No United Airlines Military Pet Exemption Coming Despite Navy Claim

Electrician’s Mate 2nd Class Alan Guan, assigned to the submarine tender USS Frank Cable (AS 40), holds a dog during a community relations event at Guam Animals in Need shelter in Yigo, on Feb. 9, 2018. (U.S. Navy photo by Mass Communication Specialist 3rd Class Heather C. Wamsley)
Electrician’s Mate 2nd Class Alan Guan, assigned to the submarine tender USS Frank Cable (AS 40), holds a dog during a community relations event at Guam Animals in Need shelter in Yigo, on Feb. 9, 2018. (U.S. Navy photo by Mass Communication Specialist 3rd Class Heather C. Wamsley)

United Airlines does not plan to grant an exemption to military members and families who need to move their pets, despite an announcement from the Navy's chief of personnel to the contrary, United officials said Monday.

"We understand that there's many active military in the world that are looking toward us for assistance," said Charles Hobart, a United spokesman. "We understand that, we know that, we're looking into it -- it's a part of this top-to-bottom policy review."

United announced March 20 that it is suspending its pet moving program, known as PetSafe, until it has finished a system review after a series of recent pet transport disasters, including animals being delivered to the wrong families and the death of a small dog in an aircraft cabin.

All PetSafe reservations made before March 20 will be honored under the original policy, officials said. The review is expected to be finished by early May.

But the airline, which moved an estimated 3,000 animals for military families last year, had been the only pet transport service available to the 7,000 troops stationed on Guam's two military bases. The suspension announcement sparked panic among military families, who worry that without the service they'll be forced to abandon their animals during the upcoming busy military move season.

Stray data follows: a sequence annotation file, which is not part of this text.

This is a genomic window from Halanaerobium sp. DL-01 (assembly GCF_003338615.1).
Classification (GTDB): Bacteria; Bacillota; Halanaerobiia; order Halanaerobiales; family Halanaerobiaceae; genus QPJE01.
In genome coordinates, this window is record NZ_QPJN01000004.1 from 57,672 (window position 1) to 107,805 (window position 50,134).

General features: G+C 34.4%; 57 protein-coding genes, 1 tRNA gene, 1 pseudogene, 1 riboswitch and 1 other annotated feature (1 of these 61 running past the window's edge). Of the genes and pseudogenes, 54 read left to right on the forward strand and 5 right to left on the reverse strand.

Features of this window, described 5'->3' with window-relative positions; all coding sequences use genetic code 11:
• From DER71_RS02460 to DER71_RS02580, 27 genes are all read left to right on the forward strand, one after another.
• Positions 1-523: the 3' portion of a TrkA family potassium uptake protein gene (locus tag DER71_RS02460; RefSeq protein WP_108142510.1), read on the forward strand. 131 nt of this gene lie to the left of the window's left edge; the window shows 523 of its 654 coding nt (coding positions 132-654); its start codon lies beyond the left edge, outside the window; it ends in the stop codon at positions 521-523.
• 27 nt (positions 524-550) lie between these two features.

An announcement on the Navy's Chief of Personnel Facebook page Friday said that United had updated its policy to exempt troops on military move orders. But when military families called United to confirm the exemption, agents there said one did not exist.

Navy officials later removed the statement, instead posting an apology.

"We apologize for the confusion from today's earlier post on United's pet policy. We are getting further clarification and will update when we have obtained more information," the post said.

Hobart said he did not know where the Navy got the bad information, but guessed it came from a misunderstanding of a policy statement on the carrier's website.

"I think they may have misread," he said.

-- Amy Bushatz can be reached at amy.bushatz@military.com.

 

Show Full Article